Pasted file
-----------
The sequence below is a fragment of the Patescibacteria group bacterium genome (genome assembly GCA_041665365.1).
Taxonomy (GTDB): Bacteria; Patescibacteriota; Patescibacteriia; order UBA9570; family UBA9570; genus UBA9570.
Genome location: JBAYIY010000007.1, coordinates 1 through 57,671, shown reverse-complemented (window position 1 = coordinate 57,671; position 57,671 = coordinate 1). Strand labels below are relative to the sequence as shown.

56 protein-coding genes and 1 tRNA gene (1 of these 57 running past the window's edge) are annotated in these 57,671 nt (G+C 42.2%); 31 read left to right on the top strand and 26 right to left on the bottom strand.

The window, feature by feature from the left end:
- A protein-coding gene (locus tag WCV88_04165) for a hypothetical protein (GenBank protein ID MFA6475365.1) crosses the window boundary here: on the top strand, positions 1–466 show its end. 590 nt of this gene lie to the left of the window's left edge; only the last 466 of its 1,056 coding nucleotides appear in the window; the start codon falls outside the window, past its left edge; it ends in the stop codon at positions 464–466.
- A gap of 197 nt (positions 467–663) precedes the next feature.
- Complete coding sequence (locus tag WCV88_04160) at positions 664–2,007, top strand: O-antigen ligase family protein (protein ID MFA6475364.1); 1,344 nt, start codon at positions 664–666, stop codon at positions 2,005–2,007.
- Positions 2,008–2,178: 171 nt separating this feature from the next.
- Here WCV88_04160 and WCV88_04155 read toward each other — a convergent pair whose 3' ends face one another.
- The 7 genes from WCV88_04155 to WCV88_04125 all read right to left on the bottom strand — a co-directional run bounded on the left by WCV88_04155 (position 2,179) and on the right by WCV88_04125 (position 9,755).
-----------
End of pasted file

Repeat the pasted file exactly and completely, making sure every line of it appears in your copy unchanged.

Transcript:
The sequence below is a fragment of the Patescibacteria group bacterium genome (genome assembly GCA_041665365.1).
Taxonomy (GTDB): Bacteria; Patescibacteriota; Patescibacteriia; order UBA9570; family UBA9570; genus UBA9570.
Genome location: JBAYIY010000007.1, coordinates 1 through 57,671, shown reverse-complemented (window position 1 = coordinate 57,671; position 57,671 = coordinate 1). Strand labels below are relative to the sequence as shown.

56 protein-coding genes and 1 tRNA gene (1 of these 57 running past the window's edge) are annotated in these 57,671 nt (G+C 42.2%); 31 read left to right on the top strand and 26 right to left on the bottom strand.

The window, feature by feature from the left end:
- A protein-coding gene (locus tag WCV88_04165) for a hypothetical protein (GenBank protein ID MFA6475365.1) crosses the window boundary here: on the top strand, positions 1–466 show its end. 590 nt of this gene lie to the left of the window's left edge; only the last 466 of its 1,056 coding nucleotides appear in the window; the start codon falls outside the window, past its left edge; it ends in the stop codon at positions 464–466.
- A gap of 197 nt (positions 467–663) precedes the next feature.
- Complete coding sequence (locus tag WCV88_04160) at positions 664–2,007, top strand: O-antigen ligase family protein (protein ID MFA6475364.1); 1,344 nt, start codon at positions 664–666, stop codon at positions 2,005–2,007.
- Positions 2,008–2,178: 171 nt separating this feature from the next.
- Here WCV88_04160 and WCV88_04155 read toward each other — a convergent pair whose 3' ends face one another.
- The 7 genes from WCV88_04155 to WCV88_04125 all read right to left on the bottom strand — a co-directional run bounded on the left by WCV88_04155 (position 2,179) and on the right by WCV88_04125 (position 9,755).